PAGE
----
Ok so you may be thinking great day, right? Well...here's the thing. Visiting pueblos like this feels like visiting any tourist trap anywhere. It's not really very tranquil to have a coffee and get pestered every couple of minutes by someone selling something. Also, the only real thing to do other than the canned stuff is shop. We don't shop. We've learned you can stop into one store and see virtually everything that will be on offer in all of the others. We learned this when visiting similar towns in Baja and I suppose should have known better. It is interesting to see the local crafts but really it takes about 15 minutes. So now you've had a coffee, walked around the town, stopped in a shop or two and it's taken about an hour. You now have four more to kill before your bus back...Ugh.

It was a milestone for me though, to say "Ya' know, that wasn't so great". Living in the world of Instagram and travel blogging where everything ia always perfect, I can get caught up in not wanting to admit something didn't live up to expectations. But you know, I realized, we are going to do things and go places that miss the mark for us and that's ok. It's a part of our learning and as Scott says, gives us something to compare to so we know when we hit it big!


Ending on a positive note, we are still really enjoying Medellín and the sights here. We even dropped the other day trip we had planned (see all of the reasoning above) to just stay in the city and enjoy it.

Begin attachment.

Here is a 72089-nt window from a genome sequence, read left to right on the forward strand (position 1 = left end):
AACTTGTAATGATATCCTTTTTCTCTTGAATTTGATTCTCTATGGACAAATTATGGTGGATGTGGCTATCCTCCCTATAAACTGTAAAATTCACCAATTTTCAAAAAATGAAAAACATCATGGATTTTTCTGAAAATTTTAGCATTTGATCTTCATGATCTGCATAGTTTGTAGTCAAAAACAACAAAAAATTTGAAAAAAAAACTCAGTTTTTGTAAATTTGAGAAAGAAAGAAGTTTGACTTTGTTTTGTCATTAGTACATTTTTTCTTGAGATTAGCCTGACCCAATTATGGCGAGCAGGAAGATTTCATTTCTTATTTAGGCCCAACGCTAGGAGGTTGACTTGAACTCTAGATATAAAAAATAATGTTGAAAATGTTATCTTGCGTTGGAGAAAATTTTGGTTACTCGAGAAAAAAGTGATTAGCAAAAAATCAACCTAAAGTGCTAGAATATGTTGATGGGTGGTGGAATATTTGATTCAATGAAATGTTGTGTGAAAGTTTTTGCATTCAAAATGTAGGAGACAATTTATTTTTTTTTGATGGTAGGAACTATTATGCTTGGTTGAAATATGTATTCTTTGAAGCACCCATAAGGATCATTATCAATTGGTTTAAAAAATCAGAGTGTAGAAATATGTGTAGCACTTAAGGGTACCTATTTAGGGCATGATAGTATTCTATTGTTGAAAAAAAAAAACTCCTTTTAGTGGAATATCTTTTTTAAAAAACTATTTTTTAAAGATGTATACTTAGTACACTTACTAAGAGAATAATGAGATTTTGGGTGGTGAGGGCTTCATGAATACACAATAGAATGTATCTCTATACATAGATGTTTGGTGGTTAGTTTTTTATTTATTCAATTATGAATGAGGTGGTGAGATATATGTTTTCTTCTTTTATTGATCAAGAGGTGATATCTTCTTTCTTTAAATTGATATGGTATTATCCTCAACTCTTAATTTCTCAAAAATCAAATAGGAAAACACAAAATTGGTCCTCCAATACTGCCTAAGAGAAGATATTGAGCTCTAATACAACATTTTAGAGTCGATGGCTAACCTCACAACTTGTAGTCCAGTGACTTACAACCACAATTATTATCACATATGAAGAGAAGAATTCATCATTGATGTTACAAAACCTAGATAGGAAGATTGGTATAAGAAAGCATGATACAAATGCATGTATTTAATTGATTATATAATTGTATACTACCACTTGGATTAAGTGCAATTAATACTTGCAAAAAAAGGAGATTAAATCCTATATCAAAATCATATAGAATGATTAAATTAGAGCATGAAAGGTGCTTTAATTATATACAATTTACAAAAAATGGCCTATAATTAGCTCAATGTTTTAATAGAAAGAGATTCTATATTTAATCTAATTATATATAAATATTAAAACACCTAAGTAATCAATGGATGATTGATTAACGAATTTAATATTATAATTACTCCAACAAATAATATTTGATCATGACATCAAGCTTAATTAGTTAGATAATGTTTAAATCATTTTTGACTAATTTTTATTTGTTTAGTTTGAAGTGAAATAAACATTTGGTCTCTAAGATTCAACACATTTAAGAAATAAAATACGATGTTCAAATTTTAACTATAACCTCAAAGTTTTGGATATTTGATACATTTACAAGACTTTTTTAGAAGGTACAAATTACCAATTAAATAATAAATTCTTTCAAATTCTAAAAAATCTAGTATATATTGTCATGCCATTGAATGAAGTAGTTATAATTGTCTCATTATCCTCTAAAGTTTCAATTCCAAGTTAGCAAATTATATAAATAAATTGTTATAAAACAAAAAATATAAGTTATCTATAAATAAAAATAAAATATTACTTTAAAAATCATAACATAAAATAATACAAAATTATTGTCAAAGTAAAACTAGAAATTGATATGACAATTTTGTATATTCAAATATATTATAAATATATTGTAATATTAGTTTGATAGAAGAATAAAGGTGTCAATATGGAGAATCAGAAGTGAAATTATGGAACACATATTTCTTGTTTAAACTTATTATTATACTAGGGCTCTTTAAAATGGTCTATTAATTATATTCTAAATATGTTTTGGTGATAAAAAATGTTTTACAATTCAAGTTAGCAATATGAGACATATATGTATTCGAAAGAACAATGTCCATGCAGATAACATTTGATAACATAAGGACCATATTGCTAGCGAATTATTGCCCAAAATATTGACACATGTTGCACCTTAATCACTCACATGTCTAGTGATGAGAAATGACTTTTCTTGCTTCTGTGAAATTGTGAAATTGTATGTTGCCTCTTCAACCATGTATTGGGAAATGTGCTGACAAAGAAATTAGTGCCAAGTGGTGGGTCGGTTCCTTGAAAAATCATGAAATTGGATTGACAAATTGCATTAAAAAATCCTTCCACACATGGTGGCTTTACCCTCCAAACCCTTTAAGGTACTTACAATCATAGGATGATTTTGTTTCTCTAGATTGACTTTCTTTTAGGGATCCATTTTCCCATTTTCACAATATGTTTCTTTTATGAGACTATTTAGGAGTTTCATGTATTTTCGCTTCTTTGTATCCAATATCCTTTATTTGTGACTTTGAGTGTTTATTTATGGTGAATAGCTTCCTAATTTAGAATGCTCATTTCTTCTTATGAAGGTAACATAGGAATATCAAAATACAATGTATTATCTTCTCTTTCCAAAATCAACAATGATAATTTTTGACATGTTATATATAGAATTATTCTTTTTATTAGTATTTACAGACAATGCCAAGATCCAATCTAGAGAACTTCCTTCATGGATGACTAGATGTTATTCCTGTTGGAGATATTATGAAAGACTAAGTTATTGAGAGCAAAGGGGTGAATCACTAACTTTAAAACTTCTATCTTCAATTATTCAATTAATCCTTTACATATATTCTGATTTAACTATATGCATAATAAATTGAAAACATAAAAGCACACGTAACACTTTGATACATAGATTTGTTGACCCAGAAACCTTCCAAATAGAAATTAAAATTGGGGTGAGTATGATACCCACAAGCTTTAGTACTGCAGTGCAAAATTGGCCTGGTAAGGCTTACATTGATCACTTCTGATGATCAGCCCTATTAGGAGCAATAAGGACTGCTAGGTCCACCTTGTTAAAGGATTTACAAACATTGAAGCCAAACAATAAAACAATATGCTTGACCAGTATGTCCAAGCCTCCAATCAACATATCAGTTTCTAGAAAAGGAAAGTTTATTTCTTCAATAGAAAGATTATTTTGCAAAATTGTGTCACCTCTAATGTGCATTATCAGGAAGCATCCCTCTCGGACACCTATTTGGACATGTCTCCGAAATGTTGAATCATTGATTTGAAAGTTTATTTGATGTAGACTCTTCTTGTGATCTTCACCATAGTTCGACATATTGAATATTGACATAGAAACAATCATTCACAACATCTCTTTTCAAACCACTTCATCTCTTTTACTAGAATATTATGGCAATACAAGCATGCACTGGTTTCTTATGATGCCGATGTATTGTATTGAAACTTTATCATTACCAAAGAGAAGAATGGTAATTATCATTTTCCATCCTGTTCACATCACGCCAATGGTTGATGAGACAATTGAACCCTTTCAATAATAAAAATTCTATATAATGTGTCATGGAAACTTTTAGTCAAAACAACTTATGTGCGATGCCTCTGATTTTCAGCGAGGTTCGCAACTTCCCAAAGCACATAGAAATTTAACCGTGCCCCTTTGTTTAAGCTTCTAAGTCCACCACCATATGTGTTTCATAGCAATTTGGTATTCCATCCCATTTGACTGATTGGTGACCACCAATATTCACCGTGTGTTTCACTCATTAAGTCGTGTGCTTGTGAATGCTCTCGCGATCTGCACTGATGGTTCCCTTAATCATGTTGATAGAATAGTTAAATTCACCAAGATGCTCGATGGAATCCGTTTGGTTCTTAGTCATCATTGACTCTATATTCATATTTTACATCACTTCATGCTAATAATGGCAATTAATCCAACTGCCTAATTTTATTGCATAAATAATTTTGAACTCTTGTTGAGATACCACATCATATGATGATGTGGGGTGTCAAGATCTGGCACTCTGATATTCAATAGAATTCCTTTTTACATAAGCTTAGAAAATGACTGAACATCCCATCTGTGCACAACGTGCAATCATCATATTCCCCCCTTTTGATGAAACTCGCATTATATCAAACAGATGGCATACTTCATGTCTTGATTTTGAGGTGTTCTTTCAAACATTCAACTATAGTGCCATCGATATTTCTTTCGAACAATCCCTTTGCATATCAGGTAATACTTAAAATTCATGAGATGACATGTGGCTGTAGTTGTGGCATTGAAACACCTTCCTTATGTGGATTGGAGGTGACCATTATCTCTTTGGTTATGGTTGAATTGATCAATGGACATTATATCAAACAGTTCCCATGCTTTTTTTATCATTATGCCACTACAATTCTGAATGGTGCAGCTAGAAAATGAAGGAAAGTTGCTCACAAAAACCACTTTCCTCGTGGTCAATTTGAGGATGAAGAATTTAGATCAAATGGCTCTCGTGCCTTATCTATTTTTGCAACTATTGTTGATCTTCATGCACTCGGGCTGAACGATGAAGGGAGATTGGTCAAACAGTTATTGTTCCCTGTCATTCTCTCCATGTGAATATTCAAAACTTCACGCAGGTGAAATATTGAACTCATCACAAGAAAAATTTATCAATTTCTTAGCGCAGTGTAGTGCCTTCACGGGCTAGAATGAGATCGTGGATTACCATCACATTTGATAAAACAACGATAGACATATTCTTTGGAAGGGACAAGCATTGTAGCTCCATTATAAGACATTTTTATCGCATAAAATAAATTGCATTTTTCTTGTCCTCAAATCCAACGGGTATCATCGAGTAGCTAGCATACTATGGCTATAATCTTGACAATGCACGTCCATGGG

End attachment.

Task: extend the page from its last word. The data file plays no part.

The other day we stopped in at the Jardín Botánico. It's a beautiful space with a very nice restaurant overlooking the gardens. It was a nice respite from the heat of the city.

Iguanas have the run of the place, the jardín not Medellín!

Riding the Metro, which is elevated most of the way through the city is a great way to get a quick look at the city. There are many, many large cathedrals in Medellín; here is one we saw from the Metro.

Nighttime is rocking in Medellín. We miss most of it as the salsa clubs don't really get going until midnight but as soon as it gets dark the party buses come out and all of the clubs put on their lights and put out their balloons. Yes, balloons. It's a thing here.

I can't really recommend Colombian food but Medellín has lots of good international restaurants and mixologists to match any in the US. Last night I had a perfect infused Gin + Tonic and Scott had a Old Fashioned.

So to sum up, let me borrow from the sign above the door of Cafe Revolución...

Stay tuned for more from Medellín and more of our learning. And remember to follow us on Instagram @arrradventures for more frequent updates.

Posted by mrb430 11:01 Archived in Colombia

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Sounds like you had a great time guys!

by ToddP